The power struggle in the Middle East between groups backed by Saudi Arabia and Iran risks causing another political impasse in Lebanon, which has been rocked by a spate of car bombs over the past six months.
Lawmakers in the Beirut parliament today failed for the second time to elect a successor to President Michel Suleiman at a meeting because of a lack of the required two-thirds quorum, underscoring the difficulty of finding a consensus candidate during the turmoil in the region.
The second round will be held on May 7, according to the official National News Agency. Lawmakers from both sides, including Finance Minister Ali Hasan Khalil, had said they didn’t expect an agreement today.
Divisions have sharpened between factions at opposite ends of the Syria war. The opposition March 14 group, supported by the Saudis, is led by the son of assassinated Prime Minister Rafik Hariri and is opposed to the Syrian leadership of Bashar al-Assad. The March 8 alliance, which includes Iranian-backed Hezbollah, takes its name from the date of a pro-Syrian demonstration in Beirut nine years ago.
Lebanon is reeling from the spillover from neighboring Syria’s three-year war, which also has triggered a breakdown in security and deterioration in the economy.
The World Bank’s Lebanon Economic Monitor published this week said growth in 2013 was 0.9 percent, the worst performance since 1999. Growth this year is projected at 1.5 percent “under the assumption that political uncertainty is rapidly resolved and that the security situation improves slightly,” it said.
Lebanon has more than 1 million refugees and has been shaken by a spate of bomb attacks, mostly in areas controlled by Hezbollah. The frequency of the bombings decreased after the group joined forces with the Syrian army to seize the last major settlement held by the rebels near the Lebanese border, and with the formation of a cabinet after almost 11 months.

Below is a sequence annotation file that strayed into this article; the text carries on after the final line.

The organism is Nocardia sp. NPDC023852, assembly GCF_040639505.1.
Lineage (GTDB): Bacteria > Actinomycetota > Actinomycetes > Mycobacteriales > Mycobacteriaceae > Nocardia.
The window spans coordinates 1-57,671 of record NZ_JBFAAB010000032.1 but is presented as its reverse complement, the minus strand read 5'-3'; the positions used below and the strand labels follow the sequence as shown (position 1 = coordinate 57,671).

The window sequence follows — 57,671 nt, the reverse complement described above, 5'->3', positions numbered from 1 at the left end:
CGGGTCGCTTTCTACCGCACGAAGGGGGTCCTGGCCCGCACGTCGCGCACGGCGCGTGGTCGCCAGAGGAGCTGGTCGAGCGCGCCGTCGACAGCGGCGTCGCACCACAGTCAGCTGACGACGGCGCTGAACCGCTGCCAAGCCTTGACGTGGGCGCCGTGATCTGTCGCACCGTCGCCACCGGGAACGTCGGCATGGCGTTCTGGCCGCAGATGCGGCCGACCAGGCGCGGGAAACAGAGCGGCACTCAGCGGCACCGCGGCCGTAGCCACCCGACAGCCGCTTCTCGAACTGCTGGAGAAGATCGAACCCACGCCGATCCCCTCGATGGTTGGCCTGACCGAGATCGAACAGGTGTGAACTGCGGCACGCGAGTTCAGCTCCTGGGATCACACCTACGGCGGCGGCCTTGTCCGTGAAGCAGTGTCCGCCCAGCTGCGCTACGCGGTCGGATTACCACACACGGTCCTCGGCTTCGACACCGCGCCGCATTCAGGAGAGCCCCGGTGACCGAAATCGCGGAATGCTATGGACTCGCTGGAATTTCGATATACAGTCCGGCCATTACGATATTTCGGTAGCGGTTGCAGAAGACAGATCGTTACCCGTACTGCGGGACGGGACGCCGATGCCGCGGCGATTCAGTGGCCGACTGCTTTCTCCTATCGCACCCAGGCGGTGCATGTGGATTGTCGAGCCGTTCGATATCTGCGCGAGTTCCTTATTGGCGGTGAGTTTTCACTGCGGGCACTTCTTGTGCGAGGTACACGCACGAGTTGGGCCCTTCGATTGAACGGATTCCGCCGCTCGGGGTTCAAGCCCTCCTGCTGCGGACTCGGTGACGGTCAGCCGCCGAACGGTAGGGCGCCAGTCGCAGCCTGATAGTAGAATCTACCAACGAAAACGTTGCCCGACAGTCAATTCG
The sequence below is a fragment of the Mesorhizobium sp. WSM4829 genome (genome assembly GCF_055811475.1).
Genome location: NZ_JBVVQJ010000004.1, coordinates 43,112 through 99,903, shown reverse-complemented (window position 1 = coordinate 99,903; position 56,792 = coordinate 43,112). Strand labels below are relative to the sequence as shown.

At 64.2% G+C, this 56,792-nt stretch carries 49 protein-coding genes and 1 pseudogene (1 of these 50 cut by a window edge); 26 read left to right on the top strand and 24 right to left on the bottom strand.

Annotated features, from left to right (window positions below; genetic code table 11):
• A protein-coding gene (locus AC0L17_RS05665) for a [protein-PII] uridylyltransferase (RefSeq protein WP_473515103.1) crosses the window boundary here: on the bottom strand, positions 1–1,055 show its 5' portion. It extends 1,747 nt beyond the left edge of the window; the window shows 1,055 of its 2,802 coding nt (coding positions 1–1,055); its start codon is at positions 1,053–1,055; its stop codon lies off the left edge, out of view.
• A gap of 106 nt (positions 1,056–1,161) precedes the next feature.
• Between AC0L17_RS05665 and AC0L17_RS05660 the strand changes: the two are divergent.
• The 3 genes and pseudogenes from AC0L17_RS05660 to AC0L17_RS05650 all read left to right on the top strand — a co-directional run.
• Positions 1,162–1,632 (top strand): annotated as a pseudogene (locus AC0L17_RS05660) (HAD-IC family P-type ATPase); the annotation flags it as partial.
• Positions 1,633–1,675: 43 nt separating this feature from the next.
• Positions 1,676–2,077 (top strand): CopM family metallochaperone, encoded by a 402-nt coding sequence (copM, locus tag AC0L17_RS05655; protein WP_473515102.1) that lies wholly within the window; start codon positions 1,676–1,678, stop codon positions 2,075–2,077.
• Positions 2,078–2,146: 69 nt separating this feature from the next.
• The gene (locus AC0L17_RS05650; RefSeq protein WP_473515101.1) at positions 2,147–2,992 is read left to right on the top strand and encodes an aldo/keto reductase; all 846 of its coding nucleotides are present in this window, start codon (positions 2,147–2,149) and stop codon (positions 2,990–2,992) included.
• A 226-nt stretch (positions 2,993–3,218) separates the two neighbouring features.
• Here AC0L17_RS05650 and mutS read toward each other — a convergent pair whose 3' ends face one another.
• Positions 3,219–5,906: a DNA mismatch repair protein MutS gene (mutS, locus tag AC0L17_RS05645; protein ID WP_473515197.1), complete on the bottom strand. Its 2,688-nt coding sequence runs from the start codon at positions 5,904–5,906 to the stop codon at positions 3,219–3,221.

“Despite some progress on the political front, spillovers from the Syrian conflict, outstanding political uncertainty and the volatile security environment pose significant challenges,” the World Bank report said.
Finance Minister Khalil told reporters yesterday a new president will be positive for the economy and “renew the trust of the people and institutions in our country.”
The accord that brokered the end of Lebanon’s 1975-1990 civil war divided political powers among the country’s three main religious groups. Under the sectarian system, the president has to be Maronite Christian, the prime minister a Sunni Muslim and the parliament speaker a Shiite.
The president is a symbol of national unity and though policy is handled predominantly by the council of ministers, a smooth election can create positive sentiment among investors, Paul Salem, vice president of the Washington-based Middle East Institute, said in an interview.
“The election of a president is a very important part of reestablishing and reinforcing political and economic stability and institutional life,” said Salem.
Lebanon’s president is elected by parliament. A candidate needs a two-thirds majority of the 128 lawmakers in the first round to win and a simple majority in subsequent rounds.
In the first session, held on April 23, March 14 candidate Samir Geagea, who heads the Lebanese Forces party, won 48 votes, followed by 16 for Henri Helu, a lawmaker who was nominated by Druze leader Walid Jumblatt. March 8 has not fielded a candidate, though some in the group have promoted Hezbollah ally Michel Aoun, leader of the Free Patriotic Movement.
Bassem al-Shabb, a March 14 lawmaker, said he doesn’t “expect the session to produce a president,” though one could be elected by May 25, when Suleiman’s six-year term ends. If the stalemate continues, then Army Commander Jean Kahwaji might become the consensus candidate, he said.
“He is the one who is most suitable because the army has done a good job vis-a-vis counter terrorism in Lebanon and he is one of the few people who has good relationships with Saudi Arabia and Iran,” Shabb said.
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